Cartagena – the Jewel of the Caribbean

Our stint in Cartagena felt like a holiday from the holiday – we spent time at the beach; wandered the streets to admire the architecture; took the tourist bus around town, because it was too hot to walk much; and cooled down with maybe one too many beers. If you are keen to visit, but don’t really know what to do search no more, but trust the following mini-guide for a few days in the beautiful walled city.img_4094

Where to stay

We loved our cozy little place El Genoves – everyone was super nice and the room was clean and decently sized. The rooftop offered views as well as the opportunity to drink the before mentioned too many beers. Cartagena gets really hot so we chose this place because of their pool but be ware that it is teeny tiny so don’t expect to do anything besides chilling by it or inside – no Olympic swimming training possible here!

Friends we met stayed at El Viajero – unfortunately we ALL got kicked out of the bar after 10 PM, when we each had a drink in our hands, because as it turns out you cannot bring guests to this hostel. We never came across this rule before and we are unsure if we did something wrong, but keep that in mind if you want to be able to socialise at your chosen home away from home.

Check out this link to Booking.com– there are plenty of cool places around. We would recommend to stay in the old town – it offers anything you might need and is simply beautiful.

What to eat

Let’s start with where NOT to eat – assuming you are watching your pesos – stay away from any of the restaurants located directly at or around the plazas. The markup is crazy! If you must people watch we’d recommend finding a place that offers a good happy hour and enjoy a drink or two amongst it all without paying crazy prices.

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Flo opted for Oreos at the beach, does that count as street food?

 

The street food looked awesome and we spoke to people who enjoyed it without any repercussions. We were not as adventurous but this might be our excuse to travel to Cartagena again?

La Molata was our personal favourite – super friendly (and beautiful) staff, delicious food and a really cool vibe. You can only pay cash which was a bit annoying but that seems to be the case in a lot of places.

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Ceviche and the Catch of the Day at La Mulata

 

Basilica Pizzeria Café makes good pizzas – excellent compared to other South American versions, but lacking compared to what you can get in Europe or North America. Lots and lots of street cats will vie for your attention, which is both cute and a bit heart breaking. Please give the little ginger one a piece of prawn and tell her we miss her if you end up going!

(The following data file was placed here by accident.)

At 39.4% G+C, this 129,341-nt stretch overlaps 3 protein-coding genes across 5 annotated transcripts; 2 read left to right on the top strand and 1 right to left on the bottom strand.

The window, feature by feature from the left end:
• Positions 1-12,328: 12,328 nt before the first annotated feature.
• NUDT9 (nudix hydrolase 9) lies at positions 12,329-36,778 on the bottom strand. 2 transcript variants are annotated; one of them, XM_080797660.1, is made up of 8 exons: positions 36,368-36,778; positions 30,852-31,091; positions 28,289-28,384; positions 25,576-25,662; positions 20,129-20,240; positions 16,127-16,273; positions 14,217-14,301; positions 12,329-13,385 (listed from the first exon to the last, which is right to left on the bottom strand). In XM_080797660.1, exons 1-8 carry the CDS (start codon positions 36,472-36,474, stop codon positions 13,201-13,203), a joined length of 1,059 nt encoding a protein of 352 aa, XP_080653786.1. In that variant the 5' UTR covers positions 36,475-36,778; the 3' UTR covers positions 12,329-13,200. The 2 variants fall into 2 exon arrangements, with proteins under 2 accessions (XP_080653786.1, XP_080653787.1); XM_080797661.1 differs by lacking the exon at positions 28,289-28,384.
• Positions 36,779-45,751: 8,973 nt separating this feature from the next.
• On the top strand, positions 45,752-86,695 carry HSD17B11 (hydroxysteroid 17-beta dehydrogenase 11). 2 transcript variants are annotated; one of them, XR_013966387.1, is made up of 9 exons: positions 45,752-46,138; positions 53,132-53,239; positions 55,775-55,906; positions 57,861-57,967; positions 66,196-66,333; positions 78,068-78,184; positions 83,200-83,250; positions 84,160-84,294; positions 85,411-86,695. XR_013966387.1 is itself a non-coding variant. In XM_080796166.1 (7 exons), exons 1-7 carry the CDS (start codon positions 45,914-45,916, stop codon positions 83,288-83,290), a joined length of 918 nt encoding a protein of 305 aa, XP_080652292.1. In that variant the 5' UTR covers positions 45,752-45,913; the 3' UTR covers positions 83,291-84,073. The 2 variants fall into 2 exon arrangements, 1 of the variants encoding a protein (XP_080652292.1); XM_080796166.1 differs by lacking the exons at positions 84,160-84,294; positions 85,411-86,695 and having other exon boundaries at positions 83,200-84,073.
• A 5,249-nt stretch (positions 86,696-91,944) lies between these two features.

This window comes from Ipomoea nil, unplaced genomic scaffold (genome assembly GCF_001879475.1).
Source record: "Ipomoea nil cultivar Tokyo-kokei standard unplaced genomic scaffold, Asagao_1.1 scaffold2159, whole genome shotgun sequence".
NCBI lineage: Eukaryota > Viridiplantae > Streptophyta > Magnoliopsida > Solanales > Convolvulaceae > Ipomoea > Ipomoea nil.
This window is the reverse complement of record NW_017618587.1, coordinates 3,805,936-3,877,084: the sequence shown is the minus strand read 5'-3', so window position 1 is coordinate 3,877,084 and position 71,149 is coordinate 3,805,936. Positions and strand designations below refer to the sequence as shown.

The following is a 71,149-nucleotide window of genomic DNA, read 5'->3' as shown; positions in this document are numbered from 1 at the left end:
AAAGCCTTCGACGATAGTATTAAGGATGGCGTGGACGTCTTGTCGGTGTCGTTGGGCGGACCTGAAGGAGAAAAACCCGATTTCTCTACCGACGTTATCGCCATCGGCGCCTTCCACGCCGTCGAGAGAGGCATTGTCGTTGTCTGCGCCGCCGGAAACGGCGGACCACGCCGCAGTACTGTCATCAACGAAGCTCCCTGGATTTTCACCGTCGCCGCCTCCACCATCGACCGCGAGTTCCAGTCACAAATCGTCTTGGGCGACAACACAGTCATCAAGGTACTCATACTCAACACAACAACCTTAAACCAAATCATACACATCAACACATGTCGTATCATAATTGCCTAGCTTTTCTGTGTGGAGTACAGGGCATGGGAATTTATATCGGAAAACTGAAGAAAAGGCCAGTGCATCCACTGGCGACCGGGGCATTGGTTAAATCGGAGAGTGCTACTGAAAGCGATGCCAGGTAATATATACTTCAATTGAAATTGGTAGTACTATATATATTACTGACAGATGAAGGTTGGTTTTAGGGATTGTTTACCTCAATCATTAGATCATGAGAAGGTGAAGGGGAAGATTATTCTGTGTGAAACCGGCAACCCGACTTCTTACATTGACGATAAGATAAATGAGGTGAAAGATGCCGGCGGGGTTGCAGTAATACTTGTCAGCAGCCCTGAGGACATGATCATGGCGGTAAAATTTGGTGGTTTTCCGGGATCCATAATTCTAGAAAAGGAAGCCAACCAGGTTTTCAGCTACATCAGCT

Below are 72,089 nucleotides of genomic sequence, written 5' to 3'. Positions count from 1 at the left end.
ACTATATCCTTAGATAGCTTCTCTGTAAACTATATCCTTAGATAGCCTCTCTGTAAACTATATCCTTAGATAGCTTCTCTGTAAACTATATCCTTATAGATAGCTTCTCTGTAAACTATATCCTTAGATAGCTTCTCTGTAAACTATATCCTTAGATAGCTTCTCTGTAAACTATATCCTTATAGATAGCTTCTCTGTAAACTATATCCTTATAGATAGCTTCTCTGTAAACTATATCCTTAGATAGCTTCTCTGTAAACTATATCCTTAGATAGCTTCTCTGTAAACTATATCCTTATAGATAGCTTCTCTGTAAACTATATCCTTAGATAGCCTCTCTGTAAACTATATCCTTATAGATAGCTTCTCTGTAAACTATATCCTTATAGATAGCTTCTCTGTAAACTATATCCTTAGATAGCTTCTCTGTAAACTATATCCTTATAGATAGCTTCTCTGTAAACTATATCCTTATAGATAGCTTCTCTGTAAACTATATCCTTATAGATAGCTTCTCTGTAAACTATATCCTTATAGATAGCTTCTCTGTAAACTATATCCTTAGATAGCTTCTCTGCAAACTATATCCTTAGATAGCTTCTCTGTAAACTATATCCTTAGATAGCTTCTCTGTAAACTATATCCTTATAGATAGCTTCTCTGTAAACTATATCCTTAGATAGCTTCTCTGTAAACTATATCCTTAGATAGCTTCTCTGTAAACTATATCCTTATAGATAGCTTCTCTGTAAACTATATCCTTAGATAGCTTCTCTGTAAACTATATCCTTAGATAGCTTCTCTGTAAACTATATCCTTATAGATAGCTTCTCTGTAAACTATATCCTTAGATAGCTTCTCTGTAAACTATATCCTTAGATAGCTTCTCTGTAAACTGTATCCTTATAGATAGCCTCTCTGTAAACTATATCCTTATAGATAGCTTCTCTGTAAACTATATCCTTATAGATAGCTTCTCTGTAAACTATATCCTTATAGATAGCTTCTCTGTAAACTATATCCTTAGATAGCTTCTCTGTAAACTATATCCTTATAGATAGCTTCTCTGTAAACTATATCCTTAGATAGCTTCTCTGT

How to get around

Because it was so so hot when we visited, we “splashed out” and got ourselves 48-hour tickets for the Hop-On-Hop-Off bus. Big Tip: Do NOT buy online but walk to one of the many tourist agents. It costs much less in person compared to the website for some reason.

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Our view from atop the bus

 

The bus became our way of public transport instead of taking taxis and offered an awesome overview of the city and its history and the tour guides were ready to offer any help.

Please note – whenever the bus stops in a popular area lots and lots of people crowd it to sell you water, hats, food and random things such as hand drums. Take it as you may; water from them will cost you 3 x more than at the supermarket, but it is cold and you don’t need to carry it with you to the bus stop.

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How pretty are the streets in Cartagena!?

 

Other than the bus you can catch taxis anywhere at any time. They constantly advertise their services by beeping at you, almost running you over, winding down the windows to shout at you in Spanish etc. We walked around during the day and also at night, but do be careful as we met people who were mugged at knife point in front of their hostel.

What to do

We read lots of negative reviews about the beaches in Cartagena. Even our guide on the tour bus noted that we should stay away from them as we would get harassed and it would not be worth it. Living in Australia has lowered our expectations a bit too, because our chosen home offers the most stunning beaches ever. However, we thoroughly enjoyed our day at Bocca Grande!

We went to Bocca Chica first, thinking it would be less touristy and hence better, but the beach itself was quite dirty (think lots of algae in the water, plastic and other rubbish in the sand…). We walked to Bocca Grande and got a pair of deckchairs and an umbrella just across from the large shopping center. The beach there was clean and the ocean free of algae and the like. While there are lots and lots of people offering you drinks, ice creams, oysters, bikinis, sunglasses, beach toys, massages and whatever else you can think of they actually walk away as soon as you say “NO, Gracias”. We did not have to snap or get loud, but we kept our responses short and if necessary we interrupted them straight away to say no. It did not feel like we were hassled and nothing was stolen while we chilled on comfy deckchairs for more than 3 hours for an equivalent of $10 dollars.

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Obligatory “my-feet-made-it-to-the-beach” shot

I am sure there are lots more cool things to do in Cartagena than just eat, walk around more or less aimlessly and chill at the beach but we loved our stay and what felt like a mini holiday within the holiday. Do be careful with the water and food – Flo got really bad “travellers woes” if you catch our drift and it was not pleasant!

 

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